This section is from the "A Complete Dictionary of Dry Goods" book, by George S. Cole. Also available from Amazon: A complete dictionary of dry goods and history of silk, cotton, linen, wool and other fibrous substances,: Including a full explanation of the modern processes ... together with various useful tables.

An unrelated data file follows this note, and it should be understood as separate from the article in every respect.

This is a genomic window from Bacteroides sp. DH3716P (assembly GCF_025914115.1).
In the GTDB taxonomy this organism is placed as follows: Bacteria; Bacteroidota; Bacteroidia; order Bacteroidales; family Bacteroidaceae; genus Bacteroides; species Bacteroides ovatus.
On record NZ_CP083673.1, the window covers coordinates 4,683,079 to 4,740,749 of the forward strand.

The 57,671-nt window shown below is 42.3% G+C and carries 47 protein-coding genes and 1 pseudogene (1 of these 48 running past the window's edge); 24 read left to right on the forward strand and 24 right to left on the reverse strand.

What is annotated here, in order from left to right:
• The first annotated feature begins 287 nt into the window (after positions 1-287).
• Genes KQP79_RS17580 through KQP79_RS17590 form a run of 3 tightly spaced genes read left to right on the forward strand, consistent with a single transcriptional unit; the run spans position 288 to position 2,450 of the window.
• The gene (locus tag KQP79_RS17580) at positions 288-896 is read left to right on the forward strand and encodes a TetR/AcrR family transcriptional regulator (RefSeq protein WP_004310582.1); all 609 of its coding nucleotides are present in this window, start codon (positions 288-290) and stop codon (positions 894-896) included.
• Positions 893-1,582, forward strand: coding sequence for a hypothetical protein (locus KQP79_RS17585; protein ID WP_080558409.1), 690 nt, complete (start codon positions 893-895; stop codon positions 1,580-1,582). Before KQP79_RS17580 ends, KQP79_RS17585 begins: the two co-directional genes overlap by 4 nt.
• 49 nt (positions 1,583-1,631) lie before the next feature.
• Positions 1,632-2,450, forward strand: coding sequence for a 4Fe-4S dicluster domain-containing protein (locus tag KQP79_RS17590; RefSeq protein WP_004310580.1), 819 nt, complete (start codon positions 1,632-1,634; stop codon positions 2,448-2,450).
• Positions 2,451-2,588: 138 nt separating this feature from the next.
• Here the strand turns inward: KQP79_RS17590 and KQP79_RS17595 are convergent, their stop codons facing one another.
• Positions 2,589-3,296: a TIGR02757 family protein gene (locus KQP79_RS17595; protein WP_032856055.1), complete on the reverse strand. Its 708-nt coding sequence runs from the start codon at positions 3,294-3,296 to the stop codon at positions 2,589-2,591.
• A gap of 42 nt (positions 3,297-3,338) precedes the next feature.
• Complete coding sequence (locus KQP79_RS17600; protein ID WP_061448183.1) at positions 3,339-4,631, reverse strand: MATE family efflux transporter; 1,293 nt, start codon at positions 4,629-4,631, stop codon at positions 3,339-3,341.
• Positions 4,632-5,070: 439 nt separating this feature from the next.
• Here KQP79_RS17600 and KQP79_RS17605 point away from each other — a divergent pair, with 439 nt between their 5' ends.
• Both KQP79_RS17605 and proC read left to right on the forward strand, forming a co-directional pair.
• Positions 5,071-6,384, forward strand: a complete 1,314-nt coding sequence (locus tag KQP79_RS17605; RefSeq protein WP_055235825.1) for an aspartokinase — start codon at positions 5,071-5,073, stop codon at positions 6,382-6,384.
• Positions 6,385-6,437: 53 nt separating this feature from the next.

Toga (To'-Ga). The principal outer garment worn by the ancient Romans. It was a loose and flowing mantle or wrap of irregular form, without sleeves, usually made of wool, sometimes with a purple border at the bottom, and sometimes embroidered. Persons accused of any crime allowed their togas to become soiled as a sign of dejection; candidates for public offices whitened their togas artificially with chalk, presumably as an index to the spotless character of the wearer; while mourners wore a toga of black natural wool. [See Purple]